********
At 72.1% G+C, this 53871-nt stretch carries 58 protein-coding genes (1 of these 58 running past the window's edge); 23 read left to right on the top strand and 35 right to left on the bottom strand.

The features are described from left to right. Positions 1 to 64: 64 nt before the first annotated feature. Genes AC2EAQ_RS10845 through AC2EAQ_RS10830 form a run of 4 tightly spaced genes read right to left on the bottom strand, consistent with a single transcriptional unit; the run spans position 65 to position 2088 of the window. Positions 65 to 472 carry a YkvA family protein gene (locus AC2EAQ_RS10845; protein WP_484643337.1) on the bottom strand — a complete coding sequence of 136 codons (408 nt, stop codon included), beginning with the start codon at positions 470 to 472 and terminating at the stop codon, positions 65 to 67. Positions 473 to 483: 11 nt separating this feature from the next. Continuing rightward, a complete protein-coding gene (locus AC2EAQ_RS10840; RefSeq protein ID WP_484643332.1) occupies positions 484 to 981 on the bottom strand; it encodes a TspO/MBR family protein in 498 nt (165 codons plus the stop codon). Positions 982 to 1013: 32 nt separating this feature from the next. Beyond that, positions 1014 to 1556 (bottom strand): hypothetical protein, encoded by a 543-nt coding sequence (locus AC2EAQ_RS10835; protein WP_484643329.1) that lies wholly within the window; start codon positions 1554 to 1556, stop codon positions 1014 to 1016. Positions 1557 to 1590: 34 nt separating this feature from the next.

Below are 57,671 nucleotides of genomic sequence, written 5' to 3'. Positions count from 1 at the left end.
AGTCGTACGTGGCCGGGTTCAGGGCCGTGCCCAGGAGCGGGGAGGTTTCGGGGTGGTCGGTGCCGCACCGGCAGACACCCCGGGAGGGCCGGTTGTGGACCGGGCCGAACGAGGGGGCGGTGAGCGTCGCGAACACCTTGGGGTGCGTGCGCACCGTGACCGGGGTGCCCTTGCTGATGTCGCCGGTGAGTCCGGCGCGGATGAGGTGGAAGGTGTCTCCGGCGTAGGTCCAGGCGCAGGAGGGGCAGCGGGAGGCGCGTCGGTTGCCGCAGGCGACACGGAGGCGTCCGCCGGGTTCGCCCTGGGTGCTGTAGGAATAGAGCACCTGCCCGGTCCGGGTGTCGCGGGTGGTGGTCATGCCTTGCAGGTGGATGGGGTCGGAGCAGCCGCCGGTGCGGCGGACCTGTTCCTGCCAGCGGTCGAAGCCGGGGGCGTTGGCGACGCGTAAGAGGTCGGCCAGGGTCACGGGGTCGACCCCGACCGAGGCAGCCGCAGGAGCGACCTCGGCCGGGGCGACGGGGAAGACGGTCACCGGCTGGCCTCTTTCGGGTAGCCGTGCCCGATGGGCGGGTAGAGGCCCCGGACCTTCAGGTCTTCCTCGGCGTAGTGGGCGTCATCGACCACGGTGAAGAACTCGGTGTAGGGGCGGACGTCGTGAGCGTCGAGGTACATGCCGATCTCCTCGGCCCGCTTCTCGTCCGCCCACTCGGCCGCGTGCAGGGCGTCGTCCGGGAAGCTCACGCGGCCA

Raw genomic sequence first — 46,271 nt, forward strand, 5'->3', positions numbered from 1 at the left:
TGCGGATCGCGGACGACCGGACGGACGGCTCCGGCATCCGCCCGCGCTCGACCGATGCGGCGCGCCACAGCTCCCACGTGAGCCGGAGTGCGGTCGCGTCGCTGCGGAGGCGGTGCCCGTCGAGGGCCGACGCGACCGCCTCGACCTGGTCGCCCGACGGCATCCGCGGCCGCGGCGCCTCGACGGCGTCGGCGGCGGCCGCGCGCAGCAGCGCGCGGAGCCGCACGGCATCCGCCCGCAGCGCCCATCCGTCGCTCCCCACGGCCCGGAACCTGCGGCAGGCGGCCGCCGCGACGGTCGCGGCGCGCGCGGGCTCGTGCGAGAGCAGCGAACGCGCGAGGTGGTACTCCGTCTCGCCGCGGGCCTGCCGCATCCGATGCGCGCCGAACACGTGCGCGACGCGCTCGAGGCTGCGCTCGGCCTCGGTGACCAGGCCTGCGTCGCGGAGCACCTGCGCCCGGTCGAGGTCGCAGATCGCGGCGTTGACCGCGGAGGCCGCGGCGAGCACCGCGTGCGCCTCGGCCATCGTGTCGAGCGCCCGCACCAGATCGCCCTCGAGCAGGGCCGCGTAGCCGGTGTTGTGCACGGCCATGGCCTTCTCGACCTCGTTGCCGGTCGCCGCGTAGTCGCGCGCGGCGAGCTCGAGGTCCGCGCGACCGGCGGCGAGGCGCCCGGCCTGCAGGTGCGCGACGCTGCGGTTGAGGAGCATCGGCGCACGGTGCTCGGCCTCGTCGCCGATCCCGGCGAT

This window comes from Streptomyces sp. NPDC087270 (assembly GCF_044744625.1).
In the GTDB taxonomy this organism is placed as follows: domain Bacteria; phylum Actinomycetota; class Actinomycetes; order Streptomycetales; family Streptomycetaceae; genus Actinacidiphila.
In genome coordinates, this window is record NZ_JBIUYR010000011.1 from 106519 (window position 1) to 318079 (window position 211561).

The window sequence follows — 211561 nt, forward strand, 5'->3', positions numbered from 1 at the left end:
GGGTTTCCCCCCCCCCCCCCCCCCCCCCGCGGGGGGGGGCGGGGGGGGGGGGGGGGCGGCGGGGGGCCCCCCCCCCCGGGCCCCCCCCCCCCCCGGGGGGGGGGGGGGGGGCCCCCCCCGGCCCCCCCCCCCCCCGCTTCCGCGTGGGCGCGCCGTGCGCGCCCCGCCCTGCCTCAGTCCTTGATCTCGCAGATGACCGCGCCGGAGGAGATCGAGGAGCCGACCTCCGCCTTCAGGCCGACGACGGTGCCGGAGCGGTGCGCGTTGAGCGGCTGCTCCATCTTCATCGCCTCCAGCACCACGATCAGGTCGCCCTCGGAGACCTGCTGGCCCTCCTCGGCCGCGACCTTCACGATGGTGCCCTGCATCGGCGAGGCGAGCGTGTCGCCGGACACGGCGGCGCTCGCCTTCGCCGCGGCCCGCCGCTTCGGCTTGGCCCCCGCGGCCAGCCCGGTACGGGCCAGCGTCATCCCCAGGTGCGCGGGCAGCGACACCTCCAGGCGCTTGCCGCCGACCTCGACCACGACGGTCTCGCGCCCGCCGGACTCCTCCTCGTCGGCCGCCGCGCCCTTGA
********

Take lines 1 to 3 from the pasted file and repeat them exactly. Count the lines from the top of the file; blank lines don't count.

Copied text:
At 72.1% G+C, this 53871-nt stretch carries 58 protein-coding genes (1 of these 58 running past the window's edge); 23 read left to right on the top strand and 35 right to left on the bottom strand.

The features are described from left to right. Positions 1 to 64: 64 nt before the first annotated feature. Genes AC2EAQ_RS10845 through AC2EAQ_RS10830 form a run of 4 tightly spaced genes read right to left on the bottom strand, consistent with a single transcriptional unit; the run spans position 65 to position 2088 of the window. Positions 65 to 472 carry a YkvA family protein gene (locus AC2EAQ_RS10845; protein WP_484643337.1) on the bottom strand — a complete coding sequence of 136 codons (408 nt, stop codon included), beginning with the start codon at positions 470 to 472 and terminating at the stop codon, positions 65 to 67. Positions 473 to 483: 11 nt separating this feature from the next. Continuing rightward, a complete protein-coding gene (locus AC2EAQ_RS10840; RefSeq protein ID WP_484643332.1) occupies positions 484 to 981 on the bottom strand; it encodes a TspO/MBR family protein in 498 nt (165 codons plus the stop codon). Positions 982 to 1013: 32 nt separating this feature from the next. Beyond that, positions 1014 to 1556 (bottom strand): hypothetical protein, encoded by a 543-nt coding sequence (locus AC2EAQ_RS10835; protein WP_484643329.1) that lies wholly within the window; start codon positions 1554 to 1556, stop codon positions 1014 to 1016. Positions 1557 to 1590: 34 nt separating this feature from the next.

Below are 57,671 nucleotides of genomic sequence, written 5' to 3'. Positions count from 1 at the left end.